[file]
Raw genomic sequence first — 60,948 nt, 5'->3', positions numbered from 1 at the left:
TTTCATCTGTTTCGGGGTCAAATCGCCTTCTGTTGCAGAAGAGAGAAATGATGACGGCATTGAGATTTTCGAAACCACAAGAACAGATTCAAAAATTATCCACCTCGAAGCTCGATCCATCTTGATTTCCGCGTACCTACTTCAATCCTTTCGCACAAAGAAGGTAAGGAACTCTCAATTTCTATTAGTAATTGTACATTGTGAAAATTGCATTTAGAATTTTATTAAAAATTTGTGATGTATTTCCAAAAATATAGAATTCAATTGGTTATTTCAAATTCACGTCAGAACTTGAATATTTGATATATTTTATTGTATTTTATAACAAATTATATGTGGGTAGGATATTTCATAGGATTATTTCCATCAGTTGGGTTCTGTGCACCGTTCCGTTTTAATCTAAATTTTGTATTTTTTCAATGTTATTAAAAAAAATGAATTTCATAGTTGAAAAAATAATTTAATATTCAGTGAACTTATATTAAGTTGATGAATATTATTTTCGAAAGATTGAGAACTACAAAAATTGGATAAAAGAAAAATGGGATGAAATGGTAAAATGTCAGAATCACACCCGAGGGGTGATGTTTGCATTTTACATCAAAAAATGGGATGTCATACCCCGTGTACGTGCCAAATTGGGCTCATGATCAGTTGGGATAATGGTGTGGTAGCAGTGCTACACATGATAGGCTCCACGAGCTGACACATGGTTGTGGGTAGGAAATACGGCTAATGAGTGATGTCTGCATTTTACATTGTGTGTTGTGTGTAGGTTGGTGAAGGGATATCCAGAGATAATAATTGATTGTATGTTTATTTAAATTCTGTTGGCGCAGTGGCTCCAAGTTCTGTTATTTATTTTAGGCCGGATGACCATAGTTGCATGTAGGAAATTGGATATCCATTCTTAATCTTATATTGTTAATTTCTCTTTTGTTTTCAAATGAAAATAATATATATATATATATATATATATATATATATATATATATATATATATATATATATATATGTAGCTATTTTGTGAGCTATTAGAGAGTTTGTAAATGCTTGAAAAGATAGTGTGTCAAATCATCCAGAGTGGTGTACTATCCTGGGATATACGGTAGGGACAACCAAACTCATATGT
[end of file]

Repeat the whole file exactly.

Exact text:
Raw genomic sequence first — 60,948 nt, 5'->3', positions numbered from 1 at the left:
TTTCATCTGTTTCGGGGTCAAATCGCCTTCTGTTGCAGAAGAGAGAAATGATGACGGCATTGAGATTTTCGAAACCACAAGAACAGATTCAAAAATTATCCACCTCGAAGCTCGATCCATCTTGATTTCCGCGTACCTACTTCAATCCTTTCGCACAAAGAAGGTAAGGAACTCTCAATTTCTATTAGTAATTGTACATTGTGAAAATTGCATTTAGAATTTTATTAAAAATTTGTGATGTATTTCCAAAAATATAGAATTCAATTGGTTATTTCAAATTCACGTCAGAACTTGAATATTTGATATATTTTATTGTATTTTATAACAAATTATATGTGGGTAGGATATTTCATAGGATTATTTCCATCAGTTGGGTTCTGTGCACCGTTCCGTTTTAATCTAAATTTTGTATTTTTTCAATGTTATTAAAAAAAATGAATTTCATAGTTGAAAAAATAATTTAATATTCAGTGAACTTATATTAAGTTGATGAATATTATTTTCGAAAGATTGAGAACTACAAAAATTGGATAAAAGAAAAATGGGATGAAATGGTAAAATGTCAGAATCACACCCGAGGGGTGATGTTTGCATTTTACATCAAAAAATGGGATGTCATACCCCGTGTACGTGCCAAATTGGGCTCATGATCAGTTGGGATAATGGTGTGGTAGCAGTGCTACACATGATAGGCTCCACGAGCTGACACATGGTTGTGGGTAGGAAATACGGCTAATGAGTGATGTCTGCATTTTACATTGTGTGTTGTGTGTAGGTTGGTGAAGGGATATCCAGAGATAATAATTGATTGTATGTTTATTTAAATTCTGTTGGCGCAGTGGCTCCAAGTTCTGTTATTTATTTTAGGCCGGATGACCATAGTTGCATGTAGGAAATTGGATATCCATTCTTAATCTTATATTGTTAATTTCTCTTTTGTTTTCAAATGAAAATAATATATATATATATATATATATATATATATATATATATATATATATATATATATATATATGTAGCTATTTTGTGAGCTATTAGAGAGTTTGTAAATGCTTGAAAAGATAGTGTGTCAAATCATCCAGAGTGGTGTACTATCCTGGGATATACGGTAGGGACAACCAAACTCATATGT